Many times during the reading of this gorgeous book, one must stop and ask himself if Max is victim or predator. Perhaps he’s both. It’s rather difficult to tell because Max is so intent on inhabiting a world of ghosts – Anna’s and the ghosts of the Graces, for example – that he becomes rather ghostlike, himself, losing form and substance and becoming something of an amorphous shapeshifter, much like the sea, itself. This comes as no surprise. Anyone familiar with Banville’s work knows that ghosts are one of his favorite literary devices. They flit and flutter through his fiction like moths to a flame – melancholy, lonely people searching for a past they want to believe in, but sadly, a past that never really was.
As Max attempts to recreate his past at Ballyless, or what he believes to be his past, the major themes of The Sea – memory and loss – begin to emerge. The storyline is a simple one, though the structure of the novel is subtle and complex, always moving back and forth, back and forth, in and out, in and out, rhythmic as the tide. Max’s voice, though at times infuriating, is, more often than not, mesmerizing. The message of this book, I think, can be summed up in one sentence, a sentence uttered by Max:
…all of life is no more than a long preparation for the leaving of it.
From The Sea’s very beginning, readers can tell they are in for some tragic soul searching, albeit exquisitely beautiful soul searching.
As already mentioned, John Banville is a prose stylist par excellence. He’s as Nabokovian as Edna O’Brien is Joycean. And, though his novels are, without a doubt, unspeakably sad, and feature sometimes mortally wounded protagonists, they are written in prose that keeps us glued to the page, prose that’s luminous, glittering, beautiful, lyrical, and hypnotic. Banville’s books often wound emotionally, but they’re difficult to impossible to put down.
Some people mistakenly call Portuguese Nobel Prize winner, Jose Saramago, a “difficult” and “demanding” author. While Saramago’s sentences can continue for pages and pages, once a reader “falls into” the cadence of the narrative, the reading flows as quickly and as easily as a snowball down an Alpine mountainside.
If any author’s prose is difficult, it’s Banville’s, gorgeous though it is, and this may be the book’s only shortcoming, if it can be considered a shortcoming at all. The Sea contains many mythic allusions and numerous embedded quotations from Yeats, Keats, Milton, Tennyson, Conrad, Shakespeare, Eliot, and Stevens, as well as recurrent analogies from the world of art. Some readers will love this, however those not familiar with the above authors names as well as the art world, won’t be able to unravel The Sea completely. Still, it’s going to be a life-altering read.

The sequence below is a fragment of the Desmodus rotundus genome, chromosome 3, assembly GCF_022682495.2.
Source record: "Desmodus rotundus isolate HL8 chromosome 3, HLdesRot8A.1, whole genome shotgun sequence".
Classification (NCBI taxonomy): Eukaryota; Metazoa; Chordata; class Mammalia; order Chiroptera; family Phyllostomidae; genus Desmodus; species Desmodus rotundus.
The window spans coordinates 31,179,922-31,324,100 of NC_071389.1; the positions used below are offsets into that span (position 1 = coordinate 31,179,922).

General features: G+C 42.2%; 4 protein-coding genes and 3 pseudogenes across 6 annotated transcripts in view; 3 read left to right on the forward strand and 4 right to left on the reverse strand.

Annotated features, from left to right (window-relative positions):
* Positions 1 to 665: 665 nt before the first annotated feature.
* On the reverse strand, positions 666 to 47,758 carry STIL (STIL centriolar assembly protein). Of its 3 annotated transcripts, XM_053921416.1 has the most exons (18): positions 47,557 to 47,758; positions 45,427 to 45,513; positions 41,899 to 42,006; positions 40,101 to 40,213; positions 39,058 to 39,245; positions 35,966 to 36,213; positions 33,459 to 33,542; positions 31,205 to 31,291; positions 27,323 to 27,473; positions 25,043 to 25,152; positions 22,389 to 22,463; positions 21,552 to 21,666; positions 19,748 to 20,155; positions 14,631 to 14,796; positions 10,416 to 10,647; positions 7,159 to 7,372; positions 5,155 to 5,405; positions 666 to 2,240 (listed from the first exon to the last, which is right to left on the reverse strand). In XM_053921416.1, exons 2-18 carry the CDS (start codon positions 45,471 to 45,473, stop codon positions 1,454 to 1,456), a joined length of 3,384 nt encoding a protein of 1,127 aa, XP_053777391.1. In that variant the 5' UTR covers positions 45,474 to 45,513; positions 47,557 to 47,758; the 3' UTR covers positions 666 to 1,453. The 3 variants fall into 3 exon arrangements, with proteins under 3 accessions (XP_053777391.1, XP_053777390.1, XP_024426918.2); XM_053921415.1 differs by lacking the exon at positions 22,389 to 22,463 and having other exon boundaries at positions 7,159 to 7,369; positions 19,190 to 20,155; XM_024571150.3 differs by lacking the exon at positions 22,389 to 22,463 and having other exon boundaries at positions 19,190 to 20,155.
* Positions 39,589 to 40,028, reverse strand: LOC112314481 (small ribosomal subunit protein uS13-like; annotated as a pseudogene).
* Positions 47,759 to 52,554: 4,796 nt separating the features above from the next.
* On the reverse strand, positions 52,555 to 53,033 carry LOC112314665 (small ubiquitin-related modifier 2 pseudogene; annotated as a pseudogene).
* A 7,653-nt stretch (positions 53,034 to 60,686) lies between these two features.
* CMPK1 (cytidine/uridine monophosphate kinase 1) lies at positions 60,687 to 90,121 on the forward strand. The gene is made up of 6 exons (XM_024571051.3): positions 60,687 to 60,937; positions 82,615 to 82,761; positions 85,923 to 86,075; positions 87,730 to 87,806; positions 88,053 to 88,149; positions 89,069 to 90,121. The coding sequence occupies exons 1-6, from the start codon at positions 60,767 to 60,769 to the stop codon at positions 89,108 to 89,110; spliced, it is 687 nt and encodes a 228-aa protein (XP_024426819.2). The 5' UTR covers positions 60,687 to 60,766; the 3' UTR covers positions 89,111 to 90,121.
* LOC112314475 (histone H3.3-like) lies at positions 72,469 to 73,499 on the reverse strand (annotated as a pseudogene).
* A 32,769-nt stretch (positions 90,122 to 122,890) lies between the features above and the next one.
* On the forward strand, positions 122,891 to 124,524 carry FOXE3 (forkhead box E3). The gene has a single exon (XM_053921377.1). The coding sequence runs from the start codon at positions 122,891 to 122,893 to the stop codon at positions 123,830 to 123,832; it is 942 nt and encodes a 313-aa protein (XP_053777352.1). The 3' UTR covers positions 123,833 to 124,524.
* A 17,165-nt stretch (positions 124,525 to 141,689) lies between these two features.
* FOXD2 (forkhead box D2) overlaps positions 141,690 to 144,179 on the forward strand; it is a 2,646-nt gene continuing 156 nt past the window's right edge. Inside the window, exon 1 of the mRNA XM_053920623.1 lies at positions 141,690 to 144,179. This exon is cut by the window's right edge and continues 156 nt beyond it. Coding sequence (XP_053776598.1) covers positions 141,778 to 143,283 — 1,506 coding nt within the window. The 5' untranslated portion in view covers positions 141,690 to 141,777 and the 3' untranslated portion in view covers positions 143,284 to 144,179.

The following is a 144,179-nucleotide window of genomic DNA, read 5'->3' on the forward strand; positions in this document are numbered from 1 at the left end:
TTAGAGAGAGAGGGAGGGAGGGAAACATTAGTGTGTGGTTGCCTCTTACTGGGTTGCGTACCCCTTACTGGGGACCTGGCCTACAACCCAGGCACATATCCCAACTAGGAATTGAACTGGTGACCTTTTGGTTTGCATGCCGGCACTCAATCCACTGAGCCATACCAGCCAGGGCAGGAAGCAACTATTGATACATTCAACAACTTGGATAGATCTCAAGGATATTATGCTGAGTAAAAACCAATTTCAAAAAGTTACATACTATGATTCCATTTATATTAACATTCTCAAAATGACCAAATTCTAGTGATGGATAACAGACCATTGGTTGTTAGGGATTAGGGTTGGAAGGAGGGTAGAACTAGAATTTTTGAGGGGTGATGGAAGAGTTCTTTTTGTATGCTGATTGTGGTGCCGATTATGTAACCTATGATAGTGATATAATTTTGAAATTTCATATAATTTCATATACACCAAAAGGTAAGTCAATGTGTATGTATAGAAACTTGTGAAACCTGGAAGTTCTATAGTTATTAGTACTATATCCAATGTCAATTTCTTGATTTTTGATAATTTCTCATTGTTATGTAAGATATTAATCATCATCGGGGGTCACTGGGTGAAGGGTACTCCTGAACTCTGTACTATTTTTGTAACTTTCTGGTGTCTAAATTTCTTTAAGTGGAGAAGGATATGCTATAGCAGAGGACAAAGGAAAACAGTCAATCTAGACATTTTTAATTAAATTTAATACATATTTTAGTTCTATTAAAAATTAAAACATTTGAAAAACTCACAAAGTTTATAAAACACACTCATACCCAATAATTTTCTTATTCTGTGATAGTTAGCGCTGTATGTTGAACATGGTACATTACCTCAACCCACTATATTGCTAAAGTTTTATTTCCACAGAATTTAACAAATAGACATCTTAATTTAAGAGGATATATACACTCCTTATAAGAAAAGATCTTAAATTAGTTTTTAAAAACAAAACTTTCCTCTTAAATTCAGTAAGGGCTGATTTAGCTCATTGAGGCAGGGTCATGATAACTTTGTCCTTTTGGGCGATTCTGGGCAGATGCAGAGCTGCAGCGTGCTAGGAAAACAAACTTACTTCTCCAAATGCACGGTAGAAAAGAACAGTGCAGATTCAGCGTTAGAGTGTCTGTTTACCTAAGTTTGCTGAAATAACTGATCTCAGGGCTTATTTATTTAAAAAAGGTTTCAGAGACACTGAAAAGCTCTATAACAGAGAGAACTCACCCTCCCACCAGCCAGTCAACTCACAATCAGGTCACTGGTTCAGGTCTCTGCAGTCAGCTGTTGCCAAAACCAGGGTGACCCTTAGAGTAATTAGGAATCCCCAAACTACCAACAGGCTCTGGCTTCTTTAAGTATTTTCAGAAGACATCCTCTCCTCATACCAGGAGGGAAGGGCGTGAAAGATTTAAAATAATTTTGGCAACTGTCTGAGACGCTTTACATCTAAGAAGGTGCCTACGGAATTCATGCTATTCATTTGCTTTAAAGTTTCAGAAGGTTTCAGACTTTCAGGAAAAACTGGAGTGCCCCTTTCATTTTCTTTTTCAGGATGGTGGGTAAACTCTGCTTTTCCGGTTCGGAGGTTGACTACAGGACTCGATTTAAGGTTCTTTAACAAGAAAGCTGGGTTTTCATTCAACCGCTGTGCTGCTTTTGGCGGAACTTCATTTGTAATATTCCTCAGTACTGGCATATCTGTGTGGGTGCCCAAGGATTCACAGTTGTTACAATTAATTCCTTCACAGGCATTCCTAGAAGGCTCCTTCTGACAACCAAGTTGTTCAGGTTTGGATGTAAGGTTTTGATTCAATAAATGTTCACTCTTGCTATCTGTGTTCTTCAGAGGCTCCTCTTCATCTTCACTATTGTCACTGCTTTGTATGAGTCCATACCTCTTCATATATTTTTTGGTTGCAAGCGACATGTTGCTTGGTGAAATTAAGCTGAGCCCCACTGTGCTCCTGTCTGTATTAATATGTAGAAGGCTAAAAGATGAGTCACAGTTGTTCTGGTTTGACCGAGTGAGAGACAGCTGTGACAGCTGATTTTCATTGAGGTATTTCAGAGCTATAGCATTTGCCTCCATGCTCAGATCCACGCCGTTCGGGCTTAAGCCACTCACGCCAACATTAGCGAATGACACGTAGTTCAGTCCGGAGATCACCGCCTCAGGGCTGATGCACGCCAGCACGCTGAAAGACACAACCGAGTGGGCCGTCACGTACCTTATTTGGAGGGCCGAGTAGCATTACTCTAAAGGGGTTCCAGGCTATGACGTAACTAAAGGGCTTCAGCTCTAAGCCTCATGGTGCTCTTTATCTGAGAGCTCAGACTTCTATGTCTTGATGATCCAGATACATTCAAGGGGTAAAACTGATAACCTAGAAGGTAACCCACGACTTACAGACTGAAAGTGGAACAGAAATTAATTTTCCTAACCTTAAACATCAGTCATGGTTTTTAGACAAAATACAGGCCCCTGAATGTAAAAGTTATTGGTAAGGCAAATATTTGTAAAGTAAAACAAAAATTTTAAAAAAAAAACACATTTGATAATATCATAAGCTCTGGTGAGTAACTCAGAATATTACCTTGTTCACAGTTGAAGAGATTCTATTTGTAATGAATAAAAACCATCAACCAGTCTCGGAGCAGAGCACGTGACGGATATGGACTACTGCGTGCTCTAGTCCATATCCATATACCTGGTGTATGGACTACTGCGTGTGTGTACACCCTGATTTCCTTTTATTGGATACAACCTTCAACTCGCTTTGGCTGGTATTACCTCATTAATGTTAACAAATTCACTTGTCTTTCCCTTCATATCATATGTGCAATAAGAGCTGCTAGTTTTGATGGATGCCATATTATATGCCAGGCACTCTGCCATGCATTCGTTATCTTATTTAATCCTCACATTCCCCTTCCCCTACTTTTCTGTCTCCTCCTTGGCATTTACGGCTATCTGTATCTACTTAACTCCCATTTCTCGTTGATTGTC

Sometimes, Banville’s prose seems a bit too gorgeous. It’s possible for a reader to find himself paying too much attention to the excruciating beauty of the metaphors and too little to Max. However, considering the tragic beauty of The Sea and its overall impact on the reader, this is but a quibble.
Most people believed Julian Barnes’ Arthur and George would win 2005’s Booker, or if not Arthur and George, then Kazuo Ishiguro’s masterful exploration of cloning, Never Let Me Go. And both, of course, were worthy contenders. However, considering the violent beauty, the exquisite tragedy, and the depth of crystalline clarity contained in The Sea, it’s obvious this autumnal elegy was the right choice.
As Banville, himself, wrote in the glorious Gothic novel, Birchwood:
We imagine that we remember things as they were, while in fact all we’ll carry into the future are fragments which reconstruct a wholly illusory past. The first death we witness will always be a murmur of voices down a corridor and a clock falling silent in a darkened room, the end of love is forever two cigarettes in a saucer and a white door closing.
So it is in The Sea, only more so.
Recommended: Definitely, especially for those readers who love literary fiction.
Friday, November 7, 2008
Great Expectations, a bildungsroman that spans approximately thirty years, yet still has an imitate feel, is the story of Philip Pirrip, or Pip, as he prefers to be called. Actually, there are two Pips in Great Expectations – the first is Pip the protagonist and the second is Pip the narrator, two distinctly different voices, since Pip is narrating his story many years after its events have been concluded.
Orphaned soon after birth, Pip was adopted by his sister, Mrs. Joe Gargery, and her husband, the local blacksmith, and “brought up by hand.” (Though Pip’s sister seems to take great pride in this fact, it’s not something I’d wish on any child.)
We first meet Pip in the marshy morning mists of a village churchyard, staring at the graves of his parents. In just a few moments, Pip will come face to face with the escaped convict, Abel Magwitch, the person who, more than any other, will define the course Pip’s life will take.